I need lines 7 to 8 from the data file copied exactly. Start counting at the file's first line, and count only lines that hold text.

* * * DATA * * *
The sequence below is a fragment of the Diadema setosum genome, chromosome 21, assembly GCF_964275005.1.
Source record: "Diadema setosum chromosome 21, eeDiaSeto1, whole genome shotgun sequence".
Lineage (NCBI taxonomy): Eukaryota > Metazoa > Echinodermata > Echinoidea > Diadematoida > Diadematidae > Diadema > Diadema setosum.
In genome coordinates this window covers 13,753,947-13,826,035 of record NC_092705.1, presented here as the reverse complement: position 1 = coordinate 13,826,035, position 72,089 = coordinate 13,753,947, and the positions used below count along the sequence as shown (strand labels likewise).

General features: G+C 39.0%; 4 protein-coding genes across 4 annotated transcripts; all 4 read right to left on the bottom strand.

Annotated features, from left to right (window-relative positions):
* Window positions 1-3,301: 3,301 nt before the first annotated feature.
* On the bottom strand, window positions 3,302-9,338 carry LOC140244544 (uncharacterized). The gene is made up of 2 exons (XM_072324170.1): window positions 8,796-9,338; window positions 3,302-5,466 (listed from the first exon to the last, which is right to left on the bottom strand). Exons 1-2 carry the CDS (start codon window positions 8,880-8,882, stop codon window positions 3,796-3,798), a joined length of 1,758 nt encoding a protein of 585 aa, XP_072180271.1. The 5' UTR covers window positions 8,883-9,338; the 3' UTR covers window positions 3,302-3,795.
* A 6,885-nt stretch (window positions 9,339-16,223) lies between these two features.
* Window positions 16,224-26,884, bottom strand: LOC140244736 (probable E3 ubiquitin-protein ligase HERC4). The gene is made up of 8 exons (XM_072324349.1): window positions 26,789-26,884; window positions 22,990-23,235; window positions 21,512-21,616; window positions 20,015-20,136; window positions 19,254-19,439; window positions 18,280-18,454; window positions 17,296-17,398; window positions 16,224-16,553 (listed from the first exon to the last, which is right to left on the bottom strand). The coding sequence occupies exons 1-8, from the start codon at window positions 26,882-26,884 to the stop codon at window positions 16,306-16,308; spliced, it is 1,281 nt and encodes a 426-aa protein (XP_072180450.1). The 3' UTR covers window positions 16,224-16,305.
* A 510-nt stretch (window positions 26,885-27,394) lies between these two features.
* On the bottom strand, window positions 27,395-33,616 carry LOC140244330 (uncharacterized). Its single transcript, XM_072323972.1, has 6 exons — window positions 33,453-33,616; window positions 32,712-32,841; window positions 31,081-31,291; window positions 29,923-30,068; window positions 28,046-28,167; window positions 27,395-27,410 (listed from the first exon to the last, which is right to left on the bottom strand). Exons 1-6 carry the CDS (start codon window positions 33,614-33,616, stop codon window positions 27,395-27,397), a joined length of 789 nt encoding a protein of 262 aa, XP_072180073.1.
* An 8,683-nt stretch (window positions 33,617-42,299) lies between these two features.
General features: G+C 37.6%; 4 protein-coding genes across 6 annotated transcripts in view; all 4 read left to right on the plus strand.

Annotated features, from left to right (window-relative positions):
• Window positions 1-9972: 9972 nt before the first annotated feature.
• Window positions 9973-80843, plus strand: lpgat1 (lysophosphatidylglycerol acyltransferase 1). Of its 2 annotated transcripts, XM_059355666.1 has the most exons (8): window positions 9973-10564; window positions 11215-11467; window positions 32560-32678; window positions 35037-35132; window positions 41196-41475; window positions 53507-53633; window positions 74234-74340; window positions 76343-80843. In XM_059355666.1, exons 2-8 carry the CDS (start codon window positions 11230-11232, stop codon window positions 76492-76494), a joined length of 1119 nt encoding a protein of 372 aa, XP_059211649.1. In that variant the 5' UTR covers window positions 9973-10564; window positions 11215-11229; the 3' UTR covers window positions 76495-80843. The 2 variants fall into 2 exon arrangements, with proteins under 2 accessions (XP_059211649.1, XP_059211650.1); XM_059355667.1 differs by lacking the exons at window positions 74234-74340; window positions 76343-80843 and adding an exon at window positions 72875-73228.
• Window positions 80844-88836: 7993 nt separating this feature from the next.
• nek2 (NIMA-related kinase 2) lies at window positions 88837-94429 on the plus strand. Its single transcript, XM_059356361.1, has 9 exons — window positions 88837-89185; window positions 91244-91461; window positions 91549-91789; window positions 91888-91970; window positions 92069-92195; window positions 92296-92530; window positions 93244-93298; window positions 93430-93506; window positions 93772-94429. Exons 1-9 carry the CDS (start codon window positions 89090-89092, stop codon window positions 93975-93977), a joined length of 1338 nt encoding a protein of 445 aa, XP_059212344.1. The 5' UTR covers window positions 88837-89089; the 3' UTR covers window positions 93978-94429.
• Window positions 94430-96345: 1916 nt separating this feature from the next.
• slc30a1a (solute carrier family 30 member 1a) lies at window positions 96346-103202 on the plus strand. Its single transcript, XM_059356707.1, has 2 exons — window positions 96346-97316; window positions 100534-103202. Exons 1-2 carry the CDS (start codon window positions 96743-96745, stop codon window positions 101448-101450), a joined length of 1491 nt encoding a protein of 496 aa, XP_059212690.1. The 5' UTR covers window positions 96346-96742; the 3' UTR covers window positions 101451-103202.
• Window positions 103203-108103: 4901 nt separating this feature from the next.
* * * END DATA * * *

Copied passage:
* Window positions 1-3,301: 3,301 nt before the first annotated feature.
* On the bottom strand, window positions 3,302-9,338 carry LOC140244544 (uncharacterized). The gene is made up of 2 exons (XM_072324170.1): window positions 8,796-9,338; window positions 3,302-5,466 (listed from the first exon to the last, which is right to left on the bottom strand). Exons 1-2 carry the CDS (start codon window positions 8,880-8,882, stop codon window positions 3,796-3,798), a joined length of 1,758 nt encoding a protein of 585 aa, XP_072180271.1. The 5' UTR covers window positions 8,883-9,338; the 3' UTR covers window positions 3,302-3,795.